Other permitted uses include harvest of papyrus, trees, reeds, medicinal plants, fishing, and water collection for domestic consumption.
Under parts 27 and 28 of the regulation, a person convicted of reclaiming or draining a wetland or building in it, among others, is liable to three-month imprisonment or Shs3m fine or both. It addition, the individual may be required to do community work that protects or restores wetlands.
The law designates Nema as the lead agency in enforcing compliance on environmental and wetland matters, prompting the agency’s executive director in the Friday interview to declare that he was putting boots on the ground to deal with the reported wetland invasion in Kitukukwe.
“Once our inspectors have mapped [the wetlands], we shall then have a technical report to inform our next steps,” said Dr Akankwasah.
Mr Obore, however, said: “Now the [parliamentary] Sacco bought land and people have started developing it and Nema is saying it did not give permission to parliamentary Sacco to construct in wetland! Nema should have advised the developers of the land [prior] on how to use it.”
Some MPs speaking on condition of anonymity in order not to contradict the official position, said the parliamentary Sacco acquired the land without involvement of, or briefing to, all members but they were surprised when they found part of the land was soggy.
Officials of the Sacco, according to the lawmakers who spoke to us, promised to handle the matter with Nema, the sector regulator. They have since then not been briefed about the outcome of the proposed engagement.
However, Local Council I chairperson Mukasa said it is visible that part of the land acquired by the Sacco is a wetland and he proposed as a way out that the government buys all wetlands and gazettes them for conservation.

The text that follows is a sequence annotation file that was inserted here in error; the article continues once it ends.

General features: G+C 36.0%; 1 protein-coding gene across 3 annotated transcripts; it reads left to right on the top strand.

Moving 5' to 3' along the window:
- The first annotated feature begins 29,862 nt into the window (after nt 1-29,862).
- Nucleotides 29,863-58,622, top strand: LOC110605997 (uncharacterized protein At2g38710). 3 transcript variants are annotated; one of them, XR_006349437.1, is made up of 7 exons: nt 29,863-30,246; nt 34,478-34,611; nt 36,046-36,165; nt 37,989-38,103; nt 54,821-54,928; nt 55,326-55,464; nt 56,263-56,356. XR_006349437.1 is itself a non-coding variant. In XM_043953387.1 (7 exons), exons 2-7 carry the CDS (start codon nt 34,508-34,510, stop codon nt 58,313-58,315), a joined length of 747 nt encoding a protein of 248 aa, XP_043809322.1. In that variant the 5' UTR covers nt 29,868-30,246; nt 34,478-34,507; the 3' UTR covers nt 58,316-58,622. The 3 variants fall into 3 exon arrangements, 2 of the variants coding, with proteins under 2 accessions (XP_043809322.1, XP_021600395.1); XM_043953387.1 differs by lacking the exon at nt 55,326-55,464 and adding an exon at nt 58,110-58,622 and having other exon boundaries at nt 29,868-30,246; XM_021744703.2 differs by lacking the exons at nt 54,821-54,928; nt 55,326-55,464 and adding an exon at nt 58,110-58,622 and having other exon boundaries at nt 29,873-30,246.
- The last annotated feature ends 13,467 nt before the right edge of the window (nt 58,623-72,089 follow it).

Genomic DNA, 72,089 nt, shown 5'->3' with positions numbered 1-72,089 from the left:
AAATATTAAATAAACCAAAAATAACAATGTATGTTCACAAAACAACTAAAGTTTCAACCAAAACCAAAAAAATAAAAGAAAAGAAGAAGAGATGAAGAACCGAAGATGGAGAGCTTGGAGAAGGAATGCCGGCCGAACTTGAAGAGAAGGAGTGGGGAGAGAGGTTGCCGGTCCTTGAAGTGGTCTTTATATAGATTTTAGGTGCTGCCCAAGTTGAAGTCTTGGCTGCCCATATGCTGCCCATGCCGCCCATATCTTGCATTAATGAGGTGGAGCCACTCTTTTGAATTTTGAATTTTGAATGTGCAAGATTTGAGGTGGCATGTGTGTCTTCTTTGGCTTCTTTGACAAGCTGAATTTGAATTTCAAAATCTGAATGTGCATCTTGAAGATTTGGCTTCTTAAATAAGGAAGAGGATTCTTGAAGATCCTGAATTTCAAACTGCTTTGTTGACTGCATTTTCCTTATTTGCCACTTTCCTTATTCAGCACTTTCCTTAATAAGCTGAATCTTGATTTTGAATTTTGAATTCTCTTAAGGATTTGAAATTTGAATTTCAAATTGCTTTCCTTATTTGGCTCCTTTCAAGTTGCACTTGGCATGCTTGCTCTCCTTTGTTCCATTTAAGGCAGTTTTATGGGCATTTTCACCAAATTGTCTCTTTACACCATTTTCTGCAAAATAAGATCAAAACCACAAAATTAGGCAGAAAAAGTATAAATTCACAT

He blamed Nema as the regulator for not inspecting such wetlands that are not gazetted, yet encroachers continue to get titles to build in them.
Mr Method Mureebe, the executive director of the parliamentary Sacco, confirmed that the environmental watchdog leadership and environmental police have formally notified the Speaker of Parliament that a chunk of the land that the parliamentary Sacco bought in Kitukutwe, Wakiso District, is flood-prone.
“We have land in that area, but the land that flooded does not belong to the parliamentary Sacco,” he said, adding: “Our land is not a wetland and I am not a person of environment to establish whether our neighbouring land is a wetland.”
According to Mr Francis Tukundane, the parliamentary Sacco consultant, “part of it [the land in Kitukutwe] from the top side is dry land, but you can say part of it is a wetland”.
He argued that the whole of Kampala, Uganda’s capital, sits on wetland and land in the city should not be declared unusable simply because it neighbours a wetland.
What the law says...
The National Environment Act, 1995, provides for sustainable management of the environment and established National Environment Management Authority (NEMA) as the principal government agency responsible for the management of the environment. The law empowers the central government to take all such measures as it deems necessary or expedient for the purpose of protecting and improving the quality of the environment and preventing, controlling and abetting environmental pollution.